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Artist Virginia Wireman Cute Curtin (1908–1985)
Object Place: Philadelphia, Pennsylvania, United States
Overall: 4.4 x 17.8 cm (1 3/4 x 7 in.)
Medium or Technique
The 1940s and 1950s (Gallery 336)
The shallow raised vessel with faint center point sits on a conical raised foot, with a reinforcing ring at juncture with vessel. Tiny burrs visible at the juncture between the foot and bowl were intended to stabilize the foot before soldering.
Virginia Wireman Cute (fig. 1) represents the old and the new in the world of American silversmithing. She is the daughter of illustrator Katharine Richardson Wireman (1878 – 1966) and a descendant of Francis Richardson (1681 – 1729), a colonial Philadelphia silversmith. Cute reinvigorated the city’s reputation for fine craftsmanship when she was appointed director of silversmithing and jewelry at the Museum School of Art, now the University of the Arts. As evidence of her energy and enthusiasm, enrollment in her department rose from 20 pupils in 1942, the year of her appointment, to 175 in 1950.2
Cute pursued two parallel and sometimes interconnected careers. Her first degree in 1929 was earned from the Philadelphia School of Occupational Therapy (University of Pennsylvania School of Auxiliary Medical Services). From 1931 to 1935, she continued her studies at the Philadelphia School of Art and graduated with a bachelor’s degree in fine arts from the Moore Institute of Art. About the time of her appointment to the Museum School, she studied briefly in New York with Swedish-
born silversmith Adda Husted Anderson (w. in the United States about 1930, d. 1990) and with Walter Rhodes (1896 – 1968), probably at the Crafts Students League.
Cute’s skills were honed at the 1947 Handy and Harman silversmithing conference run by Margret Craver, which reintroduced traditional hollowware-making skills to a new generation of American art students (figs. 2 – 3). William E. Bennett, professor of the Sheffield College of Arts and Crafts in England, taught the 1947 session. Upon her return to Philadelphia, she urged Richard Reinhardt (1921 – 1998), a Museum graduate and professor, to attend; he succeeded her as head of the department.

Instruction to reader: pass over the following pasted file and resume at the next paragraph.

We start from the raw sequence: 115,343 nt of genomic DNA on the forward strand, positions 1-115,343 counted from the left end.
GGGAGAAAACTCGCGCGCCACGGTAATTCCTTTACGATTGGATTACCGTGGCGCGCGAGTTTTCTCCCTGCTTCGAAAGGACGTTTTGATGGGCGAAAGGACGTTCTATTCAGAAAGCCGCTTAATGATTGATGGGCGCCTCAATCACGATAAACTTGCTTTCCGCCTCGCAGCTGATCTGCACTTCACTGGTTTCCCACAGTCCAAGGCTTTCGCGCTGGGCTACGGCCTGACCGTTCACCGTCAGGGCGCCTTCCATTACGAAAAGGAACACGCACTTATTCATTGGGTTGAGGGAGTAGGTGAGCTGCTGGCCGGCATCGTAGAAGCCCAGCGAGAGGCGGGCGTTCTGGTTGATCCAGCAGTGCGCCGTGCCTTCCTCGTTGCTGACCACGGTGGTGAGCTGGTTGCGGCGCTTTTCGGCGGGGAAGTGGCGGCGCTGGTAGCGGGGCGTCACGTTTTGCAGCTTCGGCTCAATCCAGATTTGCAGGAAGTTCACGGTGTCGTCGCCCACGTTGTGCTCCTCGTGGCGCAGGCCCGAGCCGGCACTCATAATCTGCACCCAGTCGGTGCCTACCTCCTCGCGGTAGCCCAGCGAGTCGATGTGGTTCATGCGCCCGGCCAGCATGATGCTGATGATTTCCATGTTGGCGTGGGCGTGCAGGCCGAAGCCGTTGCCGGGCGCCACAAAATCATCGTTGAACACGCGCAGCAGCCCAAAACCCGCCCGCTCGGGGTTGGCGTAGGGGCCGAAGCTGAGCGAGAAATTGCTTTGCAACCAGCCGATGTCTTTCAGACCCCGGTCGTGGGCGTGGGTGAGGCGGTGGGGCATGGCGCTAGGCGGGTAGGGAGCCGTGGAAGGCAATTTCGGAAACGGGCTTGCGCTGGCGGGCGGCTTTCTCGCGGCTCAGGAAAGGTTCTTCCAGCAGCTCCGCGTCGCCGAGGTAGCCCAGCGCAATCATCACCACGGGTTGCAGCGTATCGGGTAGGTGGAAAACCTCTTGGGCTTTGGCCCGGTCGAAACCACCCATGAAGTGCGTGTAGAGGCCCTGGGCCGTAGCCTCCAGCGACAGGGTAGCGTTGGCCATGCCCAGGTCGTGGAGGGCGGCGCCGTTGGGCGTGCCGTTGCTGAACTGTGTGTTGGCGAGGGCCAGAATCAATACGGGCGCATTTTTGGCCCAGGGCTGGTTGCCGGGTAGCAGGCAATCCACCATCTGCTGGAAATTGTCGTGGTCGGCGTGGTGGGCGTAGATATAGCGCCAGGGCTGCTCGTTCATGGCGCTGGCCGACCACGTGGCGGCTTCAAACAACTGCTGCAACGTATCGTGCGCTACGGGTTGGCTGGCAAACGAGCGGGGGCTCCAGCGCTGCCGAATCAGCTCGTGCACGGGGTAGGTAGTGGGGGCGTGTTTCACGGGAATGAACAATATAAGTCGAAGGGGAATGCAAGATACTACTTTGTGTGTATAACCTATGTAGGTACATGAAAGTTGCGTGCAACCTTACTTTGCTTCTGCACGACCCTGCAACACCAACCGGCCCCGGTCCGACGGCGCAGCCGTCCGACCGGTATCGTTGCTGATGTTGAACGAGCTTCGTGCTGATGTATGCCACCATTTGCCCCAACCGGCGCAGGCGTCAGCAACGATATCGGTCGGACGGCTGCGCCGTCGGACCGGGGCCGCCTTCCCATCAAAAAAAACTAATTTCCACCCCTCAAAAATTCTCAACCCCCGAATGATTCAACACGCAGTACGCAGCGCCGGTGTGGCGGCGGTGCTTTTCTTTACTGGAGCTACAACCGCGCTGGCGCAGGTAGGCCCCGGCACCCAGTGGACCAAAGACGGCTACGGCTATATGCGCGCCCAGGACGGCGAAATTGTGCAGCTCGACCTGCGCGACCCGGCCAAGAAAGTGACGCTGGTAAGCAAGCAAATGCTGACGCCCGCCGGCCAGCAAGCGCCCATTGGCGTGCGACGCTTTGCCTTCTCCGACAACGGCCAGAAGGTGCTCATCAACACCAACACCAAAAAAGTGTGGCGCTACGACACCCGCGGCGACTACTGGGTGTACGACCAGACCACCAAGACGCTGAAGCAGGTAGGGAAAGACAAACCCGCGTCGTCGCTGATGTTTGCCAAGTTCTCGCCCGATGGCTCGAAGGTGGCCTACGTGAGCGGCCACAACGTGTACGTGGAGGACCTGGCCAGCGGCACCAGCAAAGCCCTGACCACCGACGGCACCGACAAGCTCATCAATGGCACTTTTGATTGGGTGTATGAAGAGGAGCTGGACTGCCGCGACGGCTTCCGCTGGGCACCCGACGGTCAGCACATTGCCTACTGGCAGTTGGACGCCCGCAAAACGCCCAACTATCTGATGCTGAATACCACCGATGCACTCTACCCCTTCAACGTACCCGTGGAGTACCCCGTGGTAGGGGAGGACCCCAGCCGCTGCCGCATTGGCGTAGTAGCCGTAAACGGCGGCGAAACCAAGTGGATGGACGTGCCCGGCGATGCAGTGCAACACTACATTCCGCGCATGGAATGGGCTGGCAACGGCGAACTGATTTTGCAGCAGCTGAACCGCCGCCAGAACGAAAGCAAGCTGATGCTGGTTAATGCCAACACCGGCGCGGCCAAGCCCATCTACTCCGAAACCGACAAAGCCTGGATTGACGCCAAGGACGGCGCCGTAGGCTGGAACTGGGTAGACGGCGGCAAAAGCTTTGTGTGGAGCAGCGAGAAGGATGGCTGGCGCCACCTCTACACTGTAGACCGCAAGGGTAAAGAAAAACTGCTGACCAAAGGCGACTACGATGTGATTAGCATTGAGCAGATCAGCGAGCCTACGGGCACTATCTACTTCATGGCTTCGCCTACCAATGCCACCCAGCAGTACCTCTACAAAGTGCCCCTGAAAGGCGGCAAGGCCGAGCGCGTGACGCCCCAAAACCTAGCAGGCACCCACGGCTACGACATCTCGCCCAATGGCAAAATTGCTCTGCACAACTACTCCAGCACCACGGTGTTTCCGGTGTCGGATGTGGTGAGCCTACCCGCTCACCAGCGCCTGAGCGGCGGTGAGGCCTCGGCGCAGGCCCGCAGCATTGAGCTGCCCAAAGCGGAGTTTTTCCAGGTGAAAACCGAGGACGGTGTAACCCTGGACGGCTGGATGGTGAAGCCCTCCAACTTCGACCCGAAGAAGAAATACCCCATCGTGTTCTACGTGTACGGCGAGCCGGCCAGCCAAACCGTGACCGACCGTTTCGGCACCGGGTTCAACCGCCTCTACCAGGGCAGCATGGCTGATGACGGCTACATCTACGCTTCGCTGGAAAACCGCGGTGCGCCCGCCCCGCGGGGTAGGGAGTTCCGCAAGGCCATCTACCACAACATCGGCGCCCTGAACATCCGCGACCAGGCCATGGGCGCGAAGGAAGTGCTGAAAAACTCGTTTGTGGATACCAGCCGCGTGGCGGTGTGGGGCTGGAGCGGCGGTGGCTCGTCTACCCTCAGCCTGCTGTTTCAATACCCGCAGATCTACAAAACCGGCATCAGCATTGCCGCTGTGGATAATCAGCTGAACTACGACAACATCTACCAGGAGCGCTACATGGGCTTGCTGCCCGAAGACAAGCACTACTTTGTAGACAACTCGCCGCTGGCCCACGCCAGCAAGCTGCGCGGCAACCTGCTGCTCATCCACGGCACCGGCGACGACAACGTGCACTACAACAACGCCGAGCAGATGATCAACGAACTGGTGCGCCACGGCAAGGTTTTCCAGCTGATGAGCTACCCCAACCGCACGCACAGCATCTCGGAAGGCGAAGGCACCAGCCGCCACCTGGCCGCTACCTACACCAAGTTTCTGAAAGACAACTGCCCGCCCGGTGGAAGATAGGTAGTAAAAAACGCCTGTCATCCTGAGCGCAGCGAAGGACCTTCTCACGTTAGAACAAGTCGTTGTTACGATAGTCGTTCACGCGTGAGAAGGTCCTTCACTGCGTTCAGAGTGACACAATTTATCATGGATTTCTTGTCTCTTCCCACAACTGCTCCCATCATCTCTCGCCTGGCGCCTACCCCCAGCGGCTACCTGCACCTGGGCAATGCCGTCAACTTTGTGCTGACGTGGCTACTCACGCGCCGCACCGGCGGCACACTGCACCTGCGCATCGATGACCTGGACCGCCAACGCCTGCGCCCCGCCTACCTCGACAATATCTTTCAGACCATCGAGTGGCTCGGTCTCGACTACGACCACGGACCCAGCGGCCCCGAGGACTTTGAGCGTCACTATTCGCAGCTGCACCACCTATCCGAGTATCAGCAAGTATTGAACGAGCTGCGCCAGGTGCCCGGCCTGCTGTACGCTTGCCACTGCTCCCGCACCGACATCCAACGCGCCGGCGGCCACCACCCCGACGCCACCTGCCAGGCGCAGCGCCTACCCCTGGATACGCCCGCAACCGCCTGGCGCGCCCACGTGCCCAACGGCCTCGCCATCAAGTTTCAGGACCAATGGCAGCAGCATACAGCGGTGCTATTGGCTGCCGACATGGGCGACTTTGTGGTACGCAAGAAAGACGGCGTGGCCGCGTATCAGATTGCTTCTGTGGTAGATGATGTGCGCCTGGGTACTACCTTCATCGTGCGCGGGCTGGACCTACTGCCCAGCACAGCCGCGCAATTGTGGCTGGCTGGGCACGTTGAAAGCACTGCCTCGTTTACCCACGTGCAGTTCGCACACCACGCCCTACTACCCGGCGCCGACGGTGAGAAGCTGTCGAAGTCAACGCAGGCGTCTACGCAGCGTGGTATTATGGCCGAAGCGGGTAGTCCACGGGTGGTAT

In 1949 Bennett invited Cute to study with him in England. While there, she became the first American woman whose touchmark was accepted into London’s Goldsmiths’ Hall. She traveled in 1953 to meet Baron Erik Fleming, silversmith to the Swedish court, and Count Sigvard Bernadotte (1907 – 2002), brother of the queen of Denmark and designer for Georg Jensen, the Sheffield College of Art, and the Worshipful Company of Goldsmiths. One of her travel companions was Phoebe Phillips Prime (Mrs. Alfred Coxe Prime), an antiquarian and silver specialist. Throughout this period, Cute lectured, exhibited, and published in the field of American silver.
In 1953 Cute returned to her earlier field to become assistant director of the Philadelphia School of Occupational Therapy. She remained with the department until the early 1980s.
This sleek bowl, with its low, almost space-age profile, was made in a manner taught at the Handy and Harman conferences. The technique of using a graver to insert small “stitches” underneath the bowl to center the foot ring is carefully explained in a 1948 Handy and Harman instructional film and booklet entitled “Handwrought Silver.” Stylistically, the bowl adheres to the Scandinavian modern style that is found in the work of all conference participants. The entwined script monogram of the artist’s name, however, is a reminder of Cute’s colonial ancestry.
This text has been adapted from “Silver of the Americas, 1600-2000,” edited by Jeannine Falino and Gerald W.R. Ward, published in 2008 by the MFA. Complete references can be found in that publication.
“VWC” entwined monogram, in shaded script letters, engraved at center of bowl.
From the artist to her sister Mary Wireman Remington (b. 1906); to her son David Remington and his wife, Chelsey, the donors.
Gift of David and Chelsey Remington